A young man recalled how he saw an old man knocked down by a baton swing from a policeman. "Four or five of them would then swoop in like vultures and join in the beating. They didn’t arrest him - they let him go and just left him there. But why did they have to beat him?"

"Is this what they call polis mesra (‘friendly police’)?" asked another man, referring to the Home Minister’s call early this year for a ‘friendly’ police force. "Go to hell! Their idea of ‘friendly’ is beating you up with a smile on their faces!"

It was ironic that, on that very same day, the Home Minister Abdullah Ahmad Badawi was quoted in the newspapers as saying "policemen do not like to beat up people" and that they "should refrain from violence". He talked about ‘initiatives’ being undertaken by them to restore the image of the police. After hearing the accounts from these OKTs, I couldn’t decide if his remarks were just naive or cynical.

The trauma for the OKTs did not end once they were in the lock-ups. "Some of us did not have our injuries treated until hours or even days later," a man complained. "A friend of mine was complaining of headaches from his wounds. He later started vomiting from pain. But they didn’t take him away until he actually fainted in the cell."

A young lady told me of her friend who had been hit on the head and was suffering terrible headaches and giddiness. "A couple of days later, they finally agreed to take her to the hospital. But they insisted that she be taken there handcuffed. She refused. She was not a criminal, she had her dignity."

Detainees were continually abused - verbally. "They would constantly shout at you. ‘Is your Anwar going to help you now?!’. ‘So what do you get now being in a lock-up?’. ‘So how good does your reformasi feel now?!’. They wanted to break our spirit, break us down."

"I was in tears for over two days," said a middle-aged man. "Not from pain or fear. They were treating us like criminals and communists."

As it is, physical conditions were tough. Up to 15 and 20 people were cramped in a cell made for three. "At times, people would take turns sleeping - there just wasn’t enough room for everyone to lie down," said a young student.

Food consisted of plain rice and boiled salted fish. "It wasn’t even fried fish," said an OKT. "It would sometimes make you throw up."

Good food was available, though - at a price. "For fifty ringgit, you could get roti chanai (pancake) or Kentucky Fried Chicken," he said. "Phone calls cost fifty ringgit as well - and a pack of cigarettes would cost between RM10 to RM20 ringgit, depending upon which police station you’re at."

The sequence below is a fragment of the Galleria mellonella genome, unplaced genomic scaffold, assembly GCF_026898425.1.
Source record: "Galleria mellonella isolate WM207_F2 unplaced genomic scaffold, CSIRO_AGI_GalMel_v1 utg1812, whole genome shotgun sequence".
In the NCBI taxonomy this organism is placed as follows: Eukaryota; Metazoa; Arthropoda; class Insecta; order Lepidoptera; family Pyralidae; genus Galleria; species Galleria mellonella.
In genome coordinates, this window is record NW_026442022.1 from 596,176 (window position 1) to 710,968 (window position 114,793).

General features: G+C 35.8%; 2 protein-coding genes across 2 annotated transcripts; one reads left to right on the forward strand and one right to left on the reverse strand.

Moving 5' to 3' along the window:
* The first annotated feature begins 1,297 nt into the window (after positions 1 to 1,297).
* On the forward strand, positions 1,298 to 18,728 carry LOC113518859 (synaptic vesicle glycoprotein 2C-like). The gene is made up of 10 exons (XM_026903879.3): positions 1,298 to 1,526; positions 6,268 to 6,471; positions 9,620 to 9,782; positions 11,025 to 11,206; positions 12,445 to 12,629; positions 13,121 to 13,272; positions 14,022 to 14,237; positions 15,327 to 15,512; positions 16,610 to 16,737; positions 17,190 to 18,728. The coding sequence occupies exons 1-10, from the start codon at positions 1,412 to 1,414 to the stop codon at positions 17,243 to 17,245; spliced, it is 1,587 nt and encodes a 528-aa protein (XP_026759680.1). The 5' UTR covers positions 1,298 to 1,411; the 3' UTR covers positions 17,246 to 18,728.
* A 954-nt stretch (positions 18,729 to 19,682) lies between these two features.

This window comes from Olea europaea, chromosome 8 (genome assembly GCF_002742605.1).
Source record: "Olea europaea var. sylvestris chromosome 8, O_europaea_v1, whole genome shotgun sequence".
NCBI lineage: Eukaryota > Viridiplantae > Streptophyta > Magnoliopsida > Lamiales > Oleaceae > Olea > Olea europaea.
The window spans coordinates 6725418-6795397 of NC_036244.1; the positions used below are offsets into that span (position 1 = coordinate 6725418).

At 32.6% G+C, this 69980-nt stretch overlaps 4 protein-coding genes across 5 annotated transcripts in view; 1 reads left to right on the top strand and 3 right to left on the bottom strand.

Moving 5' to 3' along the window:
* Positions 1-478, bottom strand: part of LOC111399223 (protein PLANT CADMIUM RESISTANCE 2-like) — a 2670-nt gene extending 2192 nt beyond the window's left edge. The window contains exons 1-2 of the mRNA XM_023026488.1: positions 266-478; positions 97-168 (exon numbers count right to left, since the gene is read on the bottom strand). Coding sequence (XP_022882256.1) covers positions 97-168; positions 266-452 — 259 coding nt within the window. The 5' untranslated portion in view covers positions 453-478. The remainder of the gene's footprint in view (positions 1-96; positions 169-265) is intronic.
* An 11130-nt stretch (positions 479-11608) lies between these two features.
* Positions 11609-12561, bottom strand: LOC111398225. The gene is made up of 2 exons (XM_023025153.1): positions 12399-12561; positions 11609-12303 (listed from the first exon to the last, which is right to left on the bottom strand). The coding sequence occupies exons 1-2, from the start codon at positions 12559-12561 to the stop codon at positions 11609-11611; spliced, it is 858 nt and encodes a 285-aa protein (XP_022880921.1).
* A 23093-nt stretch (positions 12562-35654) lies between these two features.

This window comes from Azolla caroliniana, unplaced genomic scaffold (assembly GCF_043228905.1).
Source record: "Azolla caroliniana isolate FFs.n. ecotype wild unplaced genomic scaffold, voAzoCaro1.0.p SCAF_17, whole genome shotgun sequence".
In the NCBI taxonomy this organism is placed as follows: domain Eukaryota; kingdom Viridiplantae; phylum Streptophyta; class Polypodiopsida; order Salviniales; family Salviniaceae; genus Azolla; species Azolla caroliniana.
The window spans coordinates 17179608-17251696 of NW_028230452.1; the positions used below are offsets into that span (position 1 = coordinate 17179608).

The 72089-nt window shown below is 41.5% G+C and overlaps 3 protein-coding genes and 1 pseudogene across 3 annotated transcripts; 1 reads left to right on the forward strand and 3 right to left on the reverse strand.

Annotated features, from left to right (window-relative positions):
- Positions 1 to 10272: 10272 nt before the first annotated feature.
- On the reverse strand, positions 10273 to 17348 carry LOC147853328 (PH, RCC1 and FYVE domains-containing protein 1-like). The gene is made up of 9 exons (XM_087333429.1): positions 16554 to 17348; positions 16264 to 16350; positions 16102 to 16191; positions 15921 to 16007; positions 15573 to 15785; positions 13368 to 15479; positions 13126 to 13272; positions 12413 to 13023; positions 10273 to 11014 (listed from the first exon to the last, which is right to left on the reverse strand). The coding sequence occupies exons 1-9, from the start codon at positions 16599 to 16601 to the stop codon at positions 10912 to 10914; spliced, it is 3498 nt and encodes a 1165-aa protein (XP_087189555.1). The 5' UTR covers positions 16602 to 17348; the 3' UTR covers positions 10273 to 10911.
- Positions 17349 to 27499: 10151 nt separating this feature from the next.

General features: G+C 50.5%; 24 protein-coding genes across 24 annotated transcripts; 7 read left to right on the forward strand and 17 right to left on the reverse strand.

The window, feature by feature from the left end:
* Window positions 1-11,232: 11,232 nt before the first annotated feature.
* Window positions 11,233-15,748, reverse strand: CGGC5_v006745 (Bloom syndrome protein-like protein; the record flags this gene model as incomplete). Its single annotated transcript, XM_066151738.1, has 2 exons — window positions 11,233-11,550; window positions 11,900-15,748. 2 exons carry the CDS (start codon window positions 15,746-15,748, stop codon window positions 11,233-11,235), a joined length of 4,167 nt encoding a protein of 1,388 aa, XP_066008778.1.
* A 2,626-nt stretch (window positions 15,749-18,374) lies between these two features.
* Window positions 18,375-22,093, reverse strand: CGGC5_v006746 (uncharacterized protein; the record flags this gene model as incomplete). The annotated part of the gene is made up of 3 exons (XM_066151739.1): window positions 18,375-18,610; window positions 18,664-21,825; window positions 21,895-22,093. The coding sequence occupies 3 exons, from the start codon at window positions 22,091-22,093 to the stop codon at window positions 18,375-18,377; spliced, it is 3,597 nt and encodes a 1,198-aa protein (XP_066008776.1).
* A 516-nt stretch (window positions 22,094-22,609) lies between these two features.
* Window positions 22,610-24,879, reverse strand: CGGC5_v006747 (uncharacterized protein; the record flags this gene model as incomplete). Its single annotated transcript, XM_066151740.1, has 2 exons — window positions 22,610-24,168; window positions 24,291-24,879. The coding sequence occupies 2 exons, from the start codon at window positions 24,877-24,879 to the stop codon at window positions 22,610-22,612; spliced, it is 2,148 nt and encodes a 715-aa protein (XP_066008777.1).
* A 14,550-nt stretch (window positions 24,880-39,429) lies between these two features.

"There was a constant search for old newspapers," said another OKT. "They were the only things we could use as prayer mats. But they’d take them away as soon as we were finished, and we’d need to look for more."

Detainees also noticed other detainees who were, how should I put it, ‘special’. "All of us were pushed or kicked into our cells - but there was this particular detainee who was quite politely invited in! He was a very inquisitive fellow - asked all kinds of questions – why we were at the demos, who was with us, asking for names, addresses, phone numbers. And the police never shouted at him. Strangest of all, when it came to the day of the hearing at court, he just disappeared - none of us have seen him since!"

OKTs could spend days or even weeks in the lock-up until they could be released on bail - and even then, their troubles would not be over. A few returned to their offices and workplaces, only to find they’d been fired. One OKT admitted to losing one or two regular lunch partners at the office, but he was philosophical. "I got quite a few new ones instead - people who were interested in knowing why I did what I did. So it worked out for the better."

"While most people are supportive, there would be an icy silence from a few in the office," said another OKT. "A few would avoid you in public - it’s strange to see people walking towards you on the corridor turn around the moment they spot you. I hated that - it was like being treated like a murderer or rapist."

Students had their scholarships suspended. A few students from the National University will not even be able to receive their degrees from the university authorities at the coming convocation.

But when the trials began, it became worse.

The OKTs are being tried in batches - for example, 126 people at a time for the October 17th demonstrations, 178 people for the October 24th demos. Each and every OKT has to be in court every day during the trial - even if they are not called upon to testify on that particular day. If they are not in court, they would be arrested. The OKT is required to be in the courtroom from 9:30 in the morning until 4:30 in the evening - the OKT even needs to stand up in court and ask the for permission from the Magistrate to go to the toilet. They cannot move from that place for hours and days on end - and the trials can last for months. Being in court was like being in prison - the only thing missing were the steel bars.

As a result, many OKTs had to take no pay leave or even leave their jobs, so they could attend court. Those who were petty traders or had their own businesses have found the situation really tough.